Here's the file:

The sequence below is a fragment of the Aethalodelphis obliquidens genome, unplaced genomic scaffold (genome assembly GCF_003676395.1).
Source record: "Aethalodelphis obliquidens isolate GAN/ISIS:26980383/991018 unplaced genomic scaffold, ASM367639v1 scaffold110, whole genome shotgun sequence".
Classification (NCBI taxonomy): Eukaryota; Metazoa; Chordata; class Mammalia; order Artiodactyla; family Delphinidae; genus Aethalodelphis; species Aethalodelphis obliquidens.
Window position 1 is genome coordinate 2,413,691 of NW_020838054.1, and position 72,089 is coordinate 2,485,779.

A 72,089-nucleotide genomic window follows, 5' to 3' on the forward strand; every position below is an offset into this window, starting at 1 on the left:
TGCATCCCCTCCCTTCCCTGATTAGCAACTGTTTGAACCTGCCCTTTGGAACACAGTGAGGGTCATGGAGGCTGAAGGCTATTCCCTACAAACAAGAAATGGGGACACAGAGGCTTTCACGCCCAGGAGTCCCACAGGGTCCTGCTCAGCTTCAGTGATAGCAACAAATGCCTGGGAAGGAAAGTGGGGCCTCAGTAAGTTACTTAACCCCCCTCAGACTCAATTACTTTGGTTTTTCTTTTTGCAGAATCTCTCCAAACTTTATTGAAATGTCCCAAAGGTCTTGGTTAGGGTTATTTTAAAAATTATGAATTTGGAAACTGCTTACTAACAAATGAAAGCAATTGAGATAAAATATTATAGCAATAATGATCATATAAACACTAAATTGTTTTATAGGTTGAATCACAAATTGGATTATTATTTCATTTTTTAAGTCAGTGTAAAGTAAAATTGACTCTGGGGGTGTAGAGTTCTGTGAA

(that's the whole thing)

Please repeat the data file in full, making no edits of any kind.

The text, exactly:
The sequence below is a fragment of the Aethalodelphis obliquidens genome, unplaced genomic scaffold (genome assembly GCF_003676395.1).
Source record: "Aethalodelphis obliquidens isolate GAN/ISIS:26980383/991018 unplaced genomic scaffold, ASM367639v1 scaffold110, whole genome shotgun sequence".
Classification (NCBI taxonomy): Eukaryota; Metazoa; Chordata; class Mammalia; order Artiodactyla; family Delphinidae; genus Aethalodelphis; species Aethalodelphis obliquidens.
Window position 1 is genome coordinate 2,413,691 of NW_020838054.1, and position 72,089 is coordinate 2,485,779.

A 72,089-nucleotide genomic window follows, 5' to 3' on the forward strand; every position below is an offset into this window, starting at 1 on the left:
TGCATCCCCTCCCTTCCCTGATTAGCAACTGTTTGAACCTGCCCTTTGGAACACAGTGAGGGTCATGGAGGCTGAAGGCTATTCCCTACAAACAAGAAATGGGGACACAGAGGCTTTCACGCCCAGGAGTCCCACAGGGTCCTGCTCAGCTTCAGTGATAGCAACAAATGCCTGGGAAGGAAAGTGGGGCCTCAGTAAGTTACTTAACCCCCCTCAGACTCAATTACTTTGGTTTTTCTTTTTGCAGAATCTCTCCAAACTTTATTGAAATGTCCCAAAGGTCTTGGTTAGGGTTATTTTAAAAATTATGAATTTGGAAACTGCTTACTAACAAATGAAAGCAATTGAGATAAAATATTATAGCAATAATGATCATATAAACACTAAATTGTTTTATAGGTTGAATCACAAATTGGATTATTATTTCATTTTTTAAGTCAGTGTAAAGTAAAATTGACTCTGGGGGTGTAGAGTTCTGTGAA